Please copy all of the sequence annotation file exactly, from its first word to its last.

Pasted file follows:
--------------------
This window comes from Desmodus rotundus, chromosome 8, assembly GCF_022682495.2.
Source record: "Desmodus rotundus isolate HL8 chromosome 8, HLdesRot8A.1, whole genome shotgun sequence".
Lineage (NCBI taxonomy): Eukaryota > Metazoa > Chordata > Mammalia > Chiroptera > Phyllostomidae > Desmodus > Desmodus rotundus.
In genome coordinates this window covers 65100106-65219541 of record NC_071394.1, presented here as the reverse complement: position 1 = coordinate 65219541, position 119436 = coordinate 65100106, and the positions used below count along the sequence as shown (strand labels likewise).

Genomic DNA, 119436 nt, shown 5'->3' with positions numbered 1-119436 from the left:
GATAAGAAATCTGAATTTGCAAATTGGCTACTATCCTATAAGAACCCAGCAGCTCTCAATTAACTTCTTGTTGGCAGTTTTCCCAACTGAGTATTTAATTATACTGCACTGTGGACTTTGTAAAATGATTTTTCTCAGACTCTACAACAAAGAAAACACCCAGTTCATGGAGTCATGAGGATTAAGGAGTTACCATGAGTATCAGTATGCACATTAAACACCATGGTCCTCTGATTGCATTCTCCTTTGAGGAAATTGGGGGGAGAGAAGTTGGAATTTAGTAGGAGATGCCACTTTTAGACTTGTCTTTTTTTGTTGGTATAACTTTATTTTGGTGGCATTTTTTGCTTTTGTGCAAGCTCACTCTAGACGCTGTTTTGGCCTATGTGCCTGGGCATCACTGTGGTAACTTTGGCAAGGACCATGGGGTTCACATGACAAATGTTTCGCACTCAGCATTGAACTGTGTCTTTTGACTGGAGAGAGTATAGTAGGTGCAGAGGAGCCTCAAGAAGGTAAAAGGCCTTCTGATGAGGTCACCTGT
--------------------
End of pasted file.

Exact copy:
This window comes from Desmodus rotundus, chromosome 8, assembly GCF_022682495.2.
Source record: "Desmodus rotundus isolate HL8 chromosome 8, HLdesRot8A.1, whole genome shotgun sequence".
Lineage (NCBI taxonomy): Eukaryota > Metazoa > Chordata > Mammalia > Chiroptera > Phyllostomidae > Desmodus > Desmodus rotundus.
In genome coordinates this window covers 65100106-65219541 of record NC_071394.1, presented here as the reverse complement: position 1 = coordinate 65219541, position 119436 = coordinate 65100106, and the positions used below count along the sequence as shown (strand labels likewise).

Genomic DNA, 119436 nt, shown 5'->3' with positions numbered 1-119436 from the left:
GATAAGAAATCTGAATTTGCAAATTGGCTACTATCCTATAAGAACCCAGCAGCTCTCAATTAACTTCTTGTTGGCAGTTTTCCCAACTGAGTATTTAATTATACTGCACTGTGGACTTTGTAAAATGATTTTTCTCAGACTCTACAACAAAGAAAACACCCAGTTCATGGAGTCATGAGGATTAAGGAGTTACCATGAGTATCAGTATGCACATTAAACACCATGGTCCTCTGATTGCATTCTCCTTTGAGGAAATTGGGGGGAGAGAAGTTGGAATTTAGTAGGAGATGCCACTTTTAGACTTGTCTTTTTTTGTTGGTATAACTTTATTTTGGTGGCATTTTTTGCTTTTGTGCAAGCTCACTCTAGACGCTGTTTTGGCCTATGTGCCTGGGCATCACTGTGGTAACTTTGGCAAGGACCATGGGGTTCACATGACAAATGTTTCGCACTCAGCATTGAACTGTGTCTTTTGACTGGAGAGAGTATAGTAGGTGCAGAGGAGCCTCAAGAAGGTAAAAGGCCTTCTGATGAGGTCACCTGT